The Australian government has seen similar difficulties. The decision to suspend a range of waiting periods and the assets tests on payments should make claiming payments easier. But inevitably it takes time to process claims. People laid off work are able to register “an intent to claim” online, which means that their payments can be backdated to that date of registration. The Minister for Social Services stated on 30 March that new claims had been unprecedented in the previous week, with “hundreds upon hundreds of thousands of people register[ing] an intent to claim”. Both countries are putting extra resources into administration, with new and/or redeployed staff, but there are already reports of long queues (real and virtual) and long delays. The current challenge of achieving efficient administration relates mainly to the volume of claims, but there are issues that arise from means-testing, and the challenges of getting support to people quickly while still taking into account their incomes and circumstances.

So, will there be a redesigning of social security, for a new future? In the UK there have been calls for radical change, such as Universal Basic Income and Minimum Income Guarantee, and others including the Trade Union Congress have set out comprehensive reform proposals. No doubt there will be more measures to come, but the changes are so far bold and far-reaching. Both the UK and Australia are using the social security system as one instrument to stabilise individual and household incomes, alongside measures intended to protect businesses and jobs. In both countries, the packages amount to significant increases in public expenditure. Both countries have tried to deliver support quickly and so have adopted relatively broad-brush eligibility rules. All this may shape different systems in the future. But, more immediately we have to pose the same question for our benefits as for our health services: can we deliver the support and safety net that so many millions of people now need?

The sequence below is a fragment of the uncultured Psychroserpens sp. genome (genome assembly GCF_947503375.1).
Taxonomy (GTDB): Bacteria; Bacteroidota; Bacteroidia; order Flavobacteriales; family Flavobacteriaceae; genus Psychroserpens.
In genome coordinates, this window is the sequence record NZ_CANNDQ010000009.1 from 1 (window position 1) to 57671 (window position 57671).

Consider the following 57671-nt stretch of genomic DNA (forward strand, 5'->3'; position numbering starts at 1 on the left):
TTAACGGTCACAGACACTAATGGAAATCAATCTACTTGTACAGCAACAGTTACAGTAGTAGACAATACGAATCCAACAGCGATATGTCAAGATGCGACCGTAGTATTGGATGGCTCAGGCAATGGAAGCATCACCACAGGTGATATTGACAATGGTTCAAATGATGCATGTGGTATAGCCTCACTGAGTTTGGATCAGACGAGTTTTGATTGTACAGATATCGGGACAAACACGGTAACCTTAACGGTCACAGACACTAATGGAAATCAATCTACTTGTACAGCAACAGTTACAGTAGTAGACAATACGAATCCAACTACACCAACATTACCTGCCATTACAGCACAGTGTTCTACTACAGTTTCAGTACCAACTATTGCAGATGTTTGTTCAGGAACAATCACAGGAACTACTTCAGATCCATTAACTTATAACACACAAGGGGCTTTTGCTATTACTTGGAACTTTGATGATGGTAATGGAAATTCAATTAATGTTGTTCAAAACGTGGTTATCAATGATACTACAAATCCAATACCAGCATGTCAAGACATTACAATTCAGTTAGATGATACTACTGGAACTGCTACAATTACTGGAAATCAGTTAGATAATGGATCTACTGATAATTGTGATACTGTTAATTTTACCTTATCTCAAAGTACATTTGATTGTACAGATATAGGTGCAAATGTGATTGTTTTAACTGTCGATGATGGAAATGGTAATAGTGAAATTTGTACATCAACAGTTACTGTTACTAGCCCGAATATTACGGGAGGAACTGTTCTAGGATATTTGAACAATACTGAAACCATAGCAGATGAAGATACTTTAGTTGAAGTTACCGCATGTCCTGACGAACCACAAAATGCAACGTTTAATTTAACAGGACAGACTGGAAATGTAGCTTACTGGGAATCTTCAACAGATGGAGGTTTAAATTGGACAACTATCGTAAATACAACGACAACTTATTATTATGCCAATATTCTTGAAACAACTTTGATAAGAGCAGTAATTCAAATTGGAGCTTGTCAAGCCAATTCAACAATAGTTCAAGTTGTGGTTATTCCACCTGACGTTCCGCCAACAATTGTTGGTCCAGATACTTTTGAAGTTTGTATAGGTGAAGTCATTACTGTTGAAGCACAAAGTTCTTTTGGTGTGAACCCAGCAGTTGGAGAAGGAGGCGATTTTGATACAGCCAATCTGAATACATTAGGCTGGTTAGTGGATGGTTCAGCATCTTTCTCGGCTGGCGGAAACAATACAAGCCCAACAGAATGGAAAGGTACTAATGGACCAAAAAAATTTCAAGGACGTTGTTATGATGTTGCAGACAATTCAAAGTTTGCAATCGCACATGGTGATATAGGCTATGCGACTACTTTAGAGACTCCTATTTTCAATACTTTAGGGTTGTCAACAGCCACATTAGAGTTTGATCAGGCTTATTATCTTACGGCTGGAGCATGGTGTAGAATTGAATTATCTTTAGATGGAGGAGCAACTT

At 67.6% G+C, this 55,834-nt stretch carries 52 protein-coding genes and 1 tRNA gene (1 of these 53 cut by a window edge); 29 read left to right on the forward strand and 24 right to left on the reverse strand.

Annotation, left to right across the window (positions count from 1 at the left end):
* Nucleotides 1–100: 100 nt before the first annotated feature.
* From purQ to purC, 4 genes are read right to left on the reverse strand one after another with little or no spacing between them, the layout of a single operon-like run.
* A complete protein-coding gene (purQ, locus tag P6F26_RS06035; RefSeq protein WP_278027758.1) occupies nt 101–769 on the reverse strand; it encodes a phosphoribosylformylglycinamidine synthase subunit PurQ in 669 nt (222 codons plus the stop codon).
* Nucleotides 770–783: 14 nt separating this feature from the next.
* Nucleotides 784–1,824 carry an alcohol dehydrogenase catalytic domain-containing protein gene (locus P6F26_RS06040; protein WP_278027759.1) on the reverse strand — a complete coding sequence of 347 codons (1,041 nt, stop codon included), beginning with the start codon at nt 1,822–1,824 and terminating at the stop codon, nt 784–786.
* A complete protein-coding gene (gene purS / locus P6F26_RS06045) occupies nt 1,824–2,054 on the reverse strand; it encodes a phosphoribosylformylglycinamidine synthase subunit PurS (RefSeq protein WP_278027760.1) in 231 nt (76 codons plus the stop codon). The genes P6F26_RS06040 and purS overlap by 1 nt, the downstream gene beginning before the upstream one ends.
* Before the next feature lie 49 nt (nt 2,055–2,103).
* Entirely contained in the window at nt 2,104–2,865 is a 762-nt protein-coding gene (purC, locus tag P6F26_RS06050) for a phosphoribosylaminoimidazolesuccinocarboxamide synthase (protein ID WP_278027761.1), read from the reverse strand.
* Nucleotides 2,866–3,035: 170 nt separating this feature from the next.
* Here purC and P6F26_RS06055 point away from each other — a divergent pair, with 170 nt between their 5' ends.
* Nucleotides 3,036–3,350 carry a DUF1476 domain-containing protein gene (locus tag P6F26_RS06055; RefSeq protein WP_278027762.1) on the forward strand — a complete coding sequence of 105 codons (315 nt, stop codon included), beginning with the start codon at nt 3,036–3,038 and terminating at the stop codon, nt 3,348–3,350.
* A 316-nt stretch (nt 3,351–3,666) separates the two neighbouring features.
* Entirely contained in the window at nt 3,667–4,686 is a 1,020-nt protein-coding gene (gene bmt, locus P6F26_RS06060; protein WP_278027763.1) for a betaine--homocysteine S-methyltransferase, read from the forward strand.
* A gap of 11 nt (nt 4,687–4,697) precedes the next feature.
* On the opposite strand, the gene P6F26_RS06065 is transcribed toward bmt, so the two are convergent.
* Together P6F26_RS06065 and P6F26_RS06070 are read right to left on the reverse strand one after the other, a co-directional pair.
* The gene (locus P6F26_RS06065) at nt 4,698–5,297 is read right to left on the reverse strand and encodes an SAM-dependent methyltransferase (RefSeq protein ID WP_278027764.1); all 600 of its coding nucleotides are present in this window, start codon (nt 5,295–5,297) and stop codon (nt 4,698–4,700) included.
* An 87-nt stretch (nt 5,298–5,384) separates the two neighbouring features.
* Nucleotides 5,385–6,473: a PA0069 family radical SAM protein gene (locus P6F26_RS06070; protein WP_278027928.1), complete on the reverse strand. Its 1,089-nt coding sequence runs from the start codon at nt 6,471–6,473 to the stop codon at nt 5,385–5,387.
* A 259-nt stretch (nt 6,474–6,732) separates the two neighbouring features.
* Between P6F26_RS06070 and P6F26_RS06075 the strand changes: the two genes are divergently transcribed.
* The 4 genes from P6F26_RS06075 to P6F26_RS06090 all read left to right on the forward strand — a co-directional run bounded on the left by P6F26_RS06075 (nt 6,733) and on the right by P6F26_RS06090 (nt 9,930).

Are you a decision-maker in government, industry or the third sector responding to the coronavirus crisis? Apply now to our virtual Policy Fellowship Programme for access to University of Bath research and expertise. Learn more

All articles posted on this blog give the views of the author(s), and not the position of the IPR, nor of the University of Bath.

Posted in: Basic income, COVID-19, Economics, Global politics, UK politics, Welfare and social security